I consider Clement the father of hard SF, because that's what he wrote, probably purposely. He'd set of a planet with extreme conditions, asked what life would be like on such a planet and how humans could interact with that life, all while remaining scientifically accurate for his era. The 'Game' of course if finding mistakes he and others made. Others wrote for scientific accuracy before him, but I think he was the 1st popular writer to do so exclusively.

I'm glad you brought Campbell. It's time I re-read his novels. It's been several decades.


message 30: by Jeff (new)

Jeff | 2 comments I don't read a lot of hard scifi, but two of my favorites are both by Charles Sheffield. Web Between Worlds is excellent and The Compleat McAndrew is a collection of great short stories. I couldn't put either of them down.


message 31: by Brett (new)

Brett (battlinjack) | 30 comments Dan wrote: "What is the defenition of "Hard Sci-Fi"?"

Hard Science Fiction is a category of science fiction characterized by an emphasis on scientific or technical detail, or on scientific accuracy, or on both.[1][2] The term was first used in print in 1957 by P. Schuyler Miller in a review of John W. Campbell, Jr.'s Islands of Space in Astounding Science Fiction.[3][4][5] The complementary term soft science fiction (formed by analogy to "hard science fiction"[6]) first appeared in the late 1970s as a way of describing science fiction in which science is not featured, or violates the scientific understanding at the time of writing.

Space Opera is a subgenre of speculative fiction that emphasizes romantic, often melodramatic adventure, set mainly or entirely in outer space, generally involving conflict between opponents possessing advanced technologies and abilities. The name has no relation to music, since it is by analogy to soap operas (see below). Perhaps the most significant trait of space opera is that settings, characters, battles, powers, and themes tend to be very large-scale. Sometimes the term space opera is used in a negative sense, to denote bad quality science fiction, but its meaning can differ, often describing a particular science fiction genre without any value judgment.

From Wikipedia.


message 32: by Brett (new)

Brett (battlinjack) | 30 comments The RAMA series by Arthur C. Clarke & Gentry Lee.
Foundation series by Isaac Asimov.
Ben Bova's Grand Tour of the Universe.


message 33: by Chel (new)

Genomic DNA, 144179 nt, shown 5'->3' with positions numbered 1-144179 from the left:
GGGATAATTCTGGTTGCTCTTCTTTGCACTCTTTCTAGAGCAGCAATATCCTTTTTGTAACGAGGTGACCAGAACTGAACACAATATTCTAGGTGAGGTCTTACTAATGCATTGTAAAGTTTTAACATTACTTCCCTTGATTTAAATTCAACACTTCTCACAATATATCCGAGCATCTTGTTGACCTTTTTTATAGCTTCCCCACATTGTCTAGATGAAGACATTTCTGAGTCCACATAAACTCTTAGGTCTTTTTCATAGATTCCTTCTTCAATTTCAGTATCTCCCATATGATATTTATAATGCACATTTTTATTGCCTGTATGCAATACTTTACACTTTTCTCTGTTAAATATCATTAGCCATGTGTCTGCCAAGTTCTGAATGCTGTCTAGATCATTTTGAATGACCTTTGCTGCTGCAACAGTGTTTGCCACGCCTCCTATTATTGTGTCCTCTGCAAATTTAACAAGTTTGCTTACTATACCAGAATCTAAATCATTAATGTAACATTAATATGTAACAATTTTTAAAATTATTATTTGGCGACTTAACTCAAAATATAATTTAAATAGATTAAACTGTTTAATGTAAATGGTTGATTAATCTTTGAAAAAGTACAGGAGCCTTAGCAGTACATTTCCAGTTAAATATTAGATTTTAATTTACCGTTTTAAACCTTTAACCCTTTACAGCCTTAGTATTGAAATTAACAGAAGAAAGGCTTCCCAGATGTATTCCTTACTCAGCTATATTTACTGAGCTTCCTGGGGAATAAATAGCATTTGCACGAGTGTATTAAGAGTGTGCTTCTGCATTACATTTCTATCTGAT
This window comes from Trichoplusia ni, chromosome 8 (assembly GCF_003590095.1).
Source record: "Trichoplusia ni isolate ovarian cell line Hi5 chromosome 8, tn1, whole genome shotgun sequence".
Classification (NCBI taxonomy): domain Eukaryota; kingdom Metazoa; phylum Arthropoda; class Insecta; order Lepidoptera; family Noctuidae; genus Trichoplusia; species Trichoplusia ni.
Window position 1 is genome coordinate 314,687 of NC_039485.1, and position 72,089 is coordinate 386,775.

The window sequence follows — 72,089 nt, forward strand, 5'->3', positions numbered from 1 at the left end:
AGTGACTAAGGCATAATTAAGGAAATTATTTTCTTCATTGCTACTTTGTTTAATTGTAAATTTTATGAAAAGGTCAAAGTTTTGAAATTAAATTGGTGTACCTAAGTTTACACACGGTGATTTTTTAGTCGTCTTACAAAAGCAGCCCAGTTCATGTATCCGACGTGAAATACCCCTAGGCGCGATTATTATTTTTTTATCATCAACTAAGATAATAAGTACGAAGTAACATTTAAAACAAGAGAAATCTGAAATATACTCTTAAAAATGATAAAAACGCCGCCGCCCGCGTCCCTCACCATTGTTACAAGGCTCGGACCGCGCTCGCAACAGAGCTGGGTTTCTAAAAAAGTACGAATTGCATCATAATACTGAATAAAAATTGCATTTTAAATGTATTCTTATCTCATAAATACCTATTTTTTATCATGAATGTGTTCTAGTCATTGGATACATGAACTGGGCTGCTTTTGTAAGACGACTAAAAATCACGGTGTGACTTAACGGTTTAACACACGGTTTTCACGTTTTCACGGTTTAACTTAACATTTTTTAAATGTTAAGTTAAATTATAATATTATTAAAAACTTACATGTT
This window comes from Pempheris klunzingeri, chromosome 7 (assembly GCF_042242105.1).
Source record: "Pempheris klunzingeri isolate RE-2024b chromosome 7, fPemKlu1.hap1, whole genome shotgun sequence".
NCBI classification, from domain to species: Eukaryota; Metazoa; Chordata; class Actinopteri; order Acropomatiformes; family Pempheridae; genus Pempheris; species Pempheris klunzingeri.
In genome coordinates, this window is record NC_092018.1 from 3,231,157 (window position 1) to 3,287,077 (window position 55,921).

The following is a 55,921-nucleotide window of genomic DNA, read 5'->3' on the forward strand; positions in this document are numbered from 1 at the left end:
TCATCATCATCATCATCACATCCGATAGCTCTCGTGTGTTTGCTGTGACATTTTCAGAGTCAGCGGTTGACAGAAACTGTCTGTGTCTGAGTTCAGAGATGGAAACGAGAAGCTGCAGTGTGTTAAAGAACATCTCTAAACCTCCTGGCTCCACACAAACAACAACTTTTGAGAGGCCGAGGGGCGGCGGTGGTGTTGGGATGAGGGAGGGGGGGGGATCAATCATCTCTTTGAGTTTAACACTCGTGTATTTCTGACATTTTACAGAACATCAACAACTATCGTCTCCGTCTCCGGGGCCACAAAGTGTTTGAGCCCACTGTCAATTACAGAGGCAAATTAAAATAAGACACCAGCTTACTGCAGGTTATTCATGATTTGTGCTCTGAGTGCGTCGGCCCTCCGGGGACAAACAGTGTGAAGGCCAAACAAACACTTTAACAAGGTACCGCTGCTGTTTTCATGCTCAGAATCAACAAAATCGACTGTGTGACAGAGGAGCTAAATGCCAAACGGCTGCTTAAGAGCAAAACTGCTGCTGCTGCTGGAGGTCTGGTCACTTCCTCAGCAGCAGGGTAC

Chel | 4 comments I would second the Foundation Series but it is softer than the Complete Robot cycle of stories, both by Asimov, of course.


message 34: by Stephen (last edited Jan 31, 2012 05:03AM) (new)

Stephen Pearl (StephenP11) | 37 comments For hard SF might I suggest Robert Sawyerpretty much any of his later work.

Sorry wrong Robert. The one I mean is Canadian and has writen on anything from eveolved scientine dinosaurs to the www gaining self-awarness.


message 35: by Paul (new)

Paul Vincent (Astronomicon) | 17 comments Until reading this thread I hadn't come across the term "hard sci-fi". Now having read several definitions above I don't know which category my writing falls into. It seems I write books which overlap heavily into hard sci-fi but set in a more space-opera style back drop. My books are mostly character/technology based, but there is a much larger, more dramatic story as an ongoing backdrop through the books.

This classification thing is much more complicated than I expected. Of the authors mentioned my books are closest to Arthur C Clarke, but I would never dare compare my writing to his in terms of quality.


message 36: by Brett (new)

Brett (battlinjack) | 30 comments Paul wrote: "Until reading this thread I hadn't come across the term "hard sci-fi". Now having read several definitions above I don't know which category my writing falls into. It seems I write books which over..."

Personally, I think to many people get to lost in the definition of science fiction and don't really think matters that much...except to a marketing person maybe.

If you really do want to know more, I think the definitions outlined in Wikipedia are as accurate as any I have read, plus you can find them all in one spot. If you go to-
http://en.wikipedia.org/wiki/Science_...
You'll find a nice list of definitions.
If you go to-
http://en.wikipedia.org/wiki/Category...
You'll find links to definitions of almost every genre out there.


message 37: by The Pirate Ghost (new)

The Pirate Ghost (Formerly known as the Curmudgeon) (PirateGhost) Deathworld 1 by Harry Harrison and
The Adventures of the Stainless Steel Rat

Soldier of the Legion by Marshall S. Thomas was a good read.

A World Out of Time by Lary Niven is a good read too.


message 38: by Bill (new)

Bill (kernos) | 117 comments Brett wrote: "...Personally, I think to many people get to lost in the definition of science fiction and don't really think matters that much...except to a marketing person maybe...."

I don't think it is marketing, at least historically. I think it derives from fans and arguments over what constituted "real" SF. Of course marketing may have picked it up.